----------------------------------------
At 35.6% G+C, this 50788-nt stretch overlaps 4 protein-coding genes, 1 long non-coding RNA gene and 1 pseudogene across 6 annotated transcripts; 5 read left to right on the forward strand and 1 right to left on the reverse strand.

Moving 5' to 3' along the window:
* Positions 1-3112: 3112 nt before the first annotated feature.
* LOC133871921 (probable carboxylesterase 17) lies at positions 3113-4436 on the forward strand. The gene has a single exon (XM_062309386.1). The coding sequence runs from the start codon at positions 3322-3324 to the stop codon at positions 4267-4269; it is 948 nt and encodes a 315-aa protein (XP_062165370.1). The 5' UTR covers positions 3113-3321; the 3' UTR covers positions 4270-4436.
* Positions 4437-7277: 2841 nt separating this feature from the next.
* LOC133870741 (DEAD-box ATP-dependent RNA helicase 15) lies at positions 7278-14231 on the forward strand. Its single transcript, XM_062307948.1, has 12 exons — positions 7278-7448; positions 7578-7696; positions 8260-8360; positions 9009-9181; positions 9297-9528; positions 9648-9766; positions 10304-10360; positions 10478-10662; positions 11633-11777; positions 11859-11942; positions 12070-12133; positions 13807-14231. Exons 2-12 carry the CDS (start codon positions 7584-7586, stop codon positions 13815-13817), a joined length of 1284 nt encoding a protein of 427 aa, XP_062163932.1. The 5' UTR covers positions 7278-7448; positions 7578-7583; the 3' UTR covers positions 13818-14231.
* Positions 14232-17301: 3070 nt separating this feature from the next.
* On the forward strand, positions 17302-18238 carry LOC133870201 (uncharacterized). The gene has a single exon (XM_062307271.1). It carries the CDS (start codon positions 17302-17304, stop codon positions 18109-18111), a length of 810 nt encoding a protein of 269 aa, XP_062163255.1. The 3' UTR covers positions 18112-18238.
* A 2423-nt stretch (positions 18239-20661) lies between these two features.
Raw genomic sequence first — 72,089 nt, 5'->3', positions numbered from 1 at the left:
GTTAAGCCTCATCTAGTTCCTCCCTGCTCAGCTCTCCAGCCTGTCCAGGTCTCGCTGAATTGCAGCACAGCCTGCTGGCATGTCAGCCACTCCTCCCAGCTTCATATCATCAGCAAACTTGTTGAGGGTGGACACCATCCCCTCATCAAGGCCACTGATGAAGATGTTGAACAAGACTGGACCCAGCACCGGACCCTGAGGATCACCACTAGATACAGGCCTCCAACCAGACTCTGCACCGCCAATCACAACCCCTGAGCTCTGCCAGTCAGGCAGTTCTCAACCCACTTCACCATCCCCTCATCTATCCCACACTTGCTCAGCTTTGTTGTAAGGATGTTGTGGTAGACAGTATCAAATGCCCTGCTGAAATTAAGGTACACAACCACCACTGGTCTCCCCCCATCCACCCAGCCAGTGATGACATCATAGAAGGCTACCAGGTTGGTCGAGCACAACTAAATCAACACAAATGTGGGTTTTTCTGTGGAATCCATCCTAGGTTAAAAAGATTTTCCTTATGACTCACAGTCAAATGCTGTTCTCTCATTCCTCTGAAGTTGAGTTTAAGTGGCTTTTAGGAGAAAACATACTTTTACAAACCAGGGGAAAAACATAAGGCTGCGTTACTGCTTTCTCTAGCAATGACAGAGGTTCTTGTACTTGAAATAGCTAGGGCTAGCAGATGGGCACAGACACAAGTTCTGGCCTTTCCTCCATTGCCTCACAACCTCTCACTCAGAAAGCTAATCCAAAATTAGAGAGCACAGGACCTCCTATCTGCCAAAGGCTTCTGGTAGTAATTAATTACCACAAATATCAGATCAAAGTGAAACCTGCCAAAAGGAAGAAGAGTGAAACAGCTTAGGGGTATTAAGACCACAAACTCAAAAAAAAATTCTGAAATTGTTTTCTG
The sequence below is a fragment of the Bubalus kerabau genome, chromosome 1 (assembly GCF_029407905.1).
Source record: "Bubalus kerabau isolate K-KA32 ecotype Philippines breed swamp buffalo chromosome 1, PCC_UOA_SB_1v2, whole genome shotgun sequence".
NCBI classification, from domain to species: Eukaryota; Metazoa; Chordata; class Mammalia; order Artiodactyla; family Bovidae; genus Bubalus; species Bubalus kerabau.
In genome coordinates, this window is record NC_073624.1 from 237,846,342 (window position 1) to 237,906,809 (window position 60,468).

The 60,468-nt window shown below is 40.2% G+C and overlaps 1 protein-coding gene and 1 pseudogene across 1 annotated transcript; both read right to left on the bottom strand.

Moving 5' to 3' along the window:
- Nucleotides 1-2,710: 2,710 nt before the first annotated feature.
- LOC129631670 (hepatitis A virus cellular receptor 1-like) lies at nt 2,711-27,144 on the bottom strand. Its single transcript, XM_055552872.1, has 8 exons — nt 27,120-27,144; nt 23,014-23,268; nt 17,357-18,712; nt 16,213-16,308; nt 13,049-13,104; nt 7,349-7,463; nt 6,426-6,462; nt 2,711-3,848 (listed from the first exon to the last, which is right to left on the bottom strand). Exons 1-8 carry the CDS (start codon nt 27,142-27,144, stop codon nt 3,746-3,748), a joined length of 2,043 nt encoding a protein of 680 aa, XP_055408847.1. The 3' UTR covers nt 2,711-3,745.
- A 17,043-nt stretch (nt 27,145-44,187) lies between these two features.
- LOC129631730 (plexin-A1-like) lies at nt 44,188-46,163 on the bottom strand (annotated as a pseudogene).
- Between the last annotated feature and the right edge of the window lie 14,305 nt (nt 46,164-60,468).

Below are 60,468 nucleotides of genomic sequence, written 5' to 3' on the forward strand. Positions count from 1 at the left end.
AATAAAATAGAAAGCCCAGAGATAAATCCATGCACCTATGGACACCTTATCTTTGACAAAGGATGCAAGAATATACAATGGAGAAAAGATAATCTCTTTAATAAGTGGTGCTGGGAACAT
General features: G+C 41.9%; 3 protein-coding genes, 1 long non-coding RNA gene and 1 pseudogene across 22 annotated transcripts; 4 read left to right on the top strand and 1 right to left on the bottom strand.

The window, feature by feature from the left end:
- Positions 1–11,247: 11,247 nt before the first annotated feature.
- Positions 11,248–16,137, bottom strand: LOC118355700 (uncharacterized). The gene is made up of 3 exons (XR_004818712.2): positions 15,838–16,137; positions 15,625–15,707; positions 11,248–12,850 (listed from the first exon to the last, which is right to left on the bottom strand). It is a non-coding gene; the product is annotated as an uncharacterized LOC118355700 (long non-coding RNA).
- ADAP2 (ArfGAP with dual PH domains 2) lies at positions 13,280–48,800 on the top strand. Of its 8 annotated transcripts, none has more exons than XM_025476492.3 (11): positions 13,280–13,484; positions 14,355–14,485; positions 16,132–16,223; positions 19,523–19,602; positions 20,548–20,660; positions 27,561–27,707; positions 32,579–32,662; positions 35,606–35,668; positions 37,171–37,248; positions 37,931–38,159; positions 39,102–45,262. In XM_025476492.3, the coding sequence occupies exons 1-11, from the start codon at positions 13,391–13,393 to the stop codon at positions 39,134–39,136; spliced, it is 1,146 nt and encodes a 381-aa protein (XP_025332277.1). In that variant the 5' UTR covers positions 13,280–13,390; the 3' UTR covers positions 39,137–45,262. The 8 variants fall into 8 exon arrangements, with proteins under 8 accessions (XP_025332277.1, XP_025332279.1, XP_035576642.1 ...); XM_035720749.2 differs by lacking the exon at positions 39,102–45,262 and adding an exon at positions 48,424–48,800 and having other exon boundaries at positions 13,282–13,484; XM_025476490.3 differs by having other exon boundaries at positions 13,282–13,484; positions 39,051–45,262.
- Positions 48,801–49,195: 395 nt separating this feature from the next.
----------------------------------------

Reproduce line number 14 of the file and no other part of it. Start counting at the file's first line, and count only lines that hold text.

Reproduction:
NCBI classification, from domain to species: Eukaryota; Metazoa; Chordata; class Mammalia; order Artiodactyla; family Bovidae; genus Bubalus; species Bubalus kerabau.